When I arrived at the museum in May 2009, my first show was in the Forum Gallery. I brought together three moving image works that kept kicking around my head over the preceding year. The dark, granite floored gallery seemed a good place to experiment with their simultaneous presentation. All silent, the group included Joachim Koester’s frantic, beautiful, and strange 16mm film Tarantism, William E. Jones latest version of his Farm Security Administration digital photo animation hypnotism Killed, called Punctured, and Rosalind Nashashibi and Lucy Skaer’s nighttime film raid on the Met, Flash in the Metropolitan. You can read more about the Jones, Koester, Nashashibi/Skaer: Reanimation here.
This was followed by something a bit…different. After meeting Ragnar Kjartansson when I was a grad student at Bard (and seeing him perform his signature tune “Satan is Real” at sunset, buried shirtless to his waist on the property of a crumbling Hudson River Valley estate), I was interested to see what he would do in Venice for the 2009 Biennale. Seeing his portrait painting be-in in action, I asked him to come up with a project for the Carnegie’s grand, robber baron spaces. Expecting a proposal for him to move into our gilded and marbled Music Hall Foyer, he instead sent a sketch of his three nieces, young ladies in their late teens and early 20s, lounging on stage in the middle of the museum’s iconic Hall of Sculpture. They were to perform a song written by him based on a misremembered Allen Ginsberg poem, Song, over and over again, all day, for three weeks. And so they did.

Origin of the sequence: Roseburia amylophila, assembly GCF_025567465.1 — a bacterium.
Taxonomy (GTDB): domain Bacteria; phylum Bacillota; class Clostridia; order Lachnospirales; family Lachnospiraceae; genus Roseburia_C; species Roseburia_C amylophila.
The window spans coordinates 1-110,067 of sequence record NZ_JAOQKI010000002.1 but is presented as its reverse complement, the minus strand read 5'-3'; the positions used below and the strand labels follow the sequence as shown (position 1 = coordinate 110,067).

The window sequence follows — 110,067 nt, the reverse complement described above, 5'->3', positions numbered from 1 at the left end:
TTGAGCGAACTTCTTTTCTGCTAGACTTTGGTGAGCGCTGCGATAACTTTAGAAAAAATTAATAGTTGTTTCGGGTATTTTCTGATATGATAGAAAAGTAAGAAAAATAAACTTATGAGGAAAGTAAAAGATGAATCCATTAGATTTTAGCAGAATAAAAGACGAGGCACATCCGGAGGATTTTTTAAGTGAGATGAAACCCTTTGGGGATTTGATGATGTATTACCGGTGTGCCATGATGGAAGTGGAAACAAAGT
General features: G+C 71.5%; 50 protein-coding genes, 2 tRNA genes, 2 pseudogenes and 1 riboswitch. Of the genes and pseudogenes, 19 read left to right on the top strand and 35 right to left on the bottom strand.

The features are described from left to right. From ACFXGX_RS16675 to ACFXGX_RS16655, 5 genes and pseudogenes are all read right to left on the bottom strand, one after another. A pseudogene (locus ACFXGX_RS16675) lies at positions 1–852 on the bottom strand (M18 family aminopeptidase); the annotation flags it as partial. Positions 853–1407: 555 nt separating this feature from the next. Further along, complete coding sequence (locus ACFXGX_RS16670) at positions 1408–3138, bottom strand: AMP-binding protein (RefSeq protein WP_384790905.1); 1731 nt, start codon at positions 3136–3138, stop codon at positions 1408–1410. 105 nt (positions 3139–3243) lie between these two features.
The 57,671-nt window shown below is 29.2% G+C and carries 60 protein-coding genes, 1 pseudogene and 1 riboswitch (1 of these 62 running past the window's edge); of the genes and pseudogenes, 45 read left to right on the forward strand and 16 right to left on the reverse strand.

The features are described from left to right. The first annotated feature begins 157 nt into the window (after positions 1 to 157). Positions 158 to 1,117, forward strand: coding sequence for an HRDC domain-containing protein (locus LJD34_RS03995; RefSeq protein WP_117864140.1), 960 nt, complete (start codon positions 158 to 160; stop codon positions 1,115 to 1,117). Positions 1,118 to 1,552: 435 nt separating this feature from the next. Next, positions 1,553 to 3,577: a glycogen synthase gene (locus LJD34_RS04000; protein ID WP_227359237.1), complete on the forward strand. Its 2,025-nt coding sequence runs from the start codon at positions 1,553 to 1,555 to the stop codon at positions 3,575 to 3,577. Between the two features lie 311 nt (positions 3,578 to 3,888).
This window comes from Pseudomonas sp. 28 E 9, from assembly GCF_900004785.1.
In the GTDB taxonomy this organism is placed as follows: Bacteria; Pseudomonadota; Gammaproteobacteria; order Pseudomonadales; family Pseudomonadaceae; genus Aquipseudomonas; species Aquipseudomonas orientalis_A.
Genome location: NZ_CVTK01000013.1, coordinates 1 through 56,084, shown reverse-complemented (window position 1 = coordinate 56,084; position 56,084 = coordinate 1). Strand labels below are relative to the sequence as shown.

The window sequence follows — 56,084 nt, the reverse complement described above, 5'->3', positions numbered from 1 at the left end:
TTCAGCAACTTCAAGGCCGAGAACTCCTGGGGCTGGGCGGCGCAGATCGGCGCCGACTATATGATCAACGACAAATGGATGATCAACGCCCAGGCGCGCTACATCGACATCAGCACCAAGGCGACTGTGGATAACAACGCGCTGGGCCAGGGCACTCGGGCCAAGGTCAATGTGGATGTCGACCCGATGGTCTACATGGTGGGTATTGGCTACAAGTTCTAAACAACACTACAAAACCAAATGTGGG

Around this work, we organized a mini-survey of the artist’s recent videos including The End, Satan is Real, The Man, and Me and My Mother. Me and My Mother and Satan is Real were shown in public spaces around the museum. There were some memorable interactions between public and artwork. One image, stuck in my mind, is of a Franciscan monk patiently and quietly watching Ragnar sing, shirtless and buried, “Satan is real, and he’s working for me” on repeat. Ragnar makes a new Me and My Mother video every five years (there are three so far). In each work, the artist and his mother (a grand diva in her own right), stand next to each other, staring straight at the camera. His mother works herself up, and spits on her son. The videos, shown together in our lobby, are funny, sad, extravagant, and touching in a strange way (I can always see the subsequent, unmade videos, as mother and son each get older, until the project comes to an end). We received some complaints from parents who were upset that we would show videos of a son spitting his mother. A fair concern. Interesting, however, that they saw the reverse of what was actually happening…
In between Reanimation and Ragnar Kjartansson: Song Amanda Donnan and I organized an exhibition James Lee Byars’ involvement with the Carnegie. Amanda wrote about it here.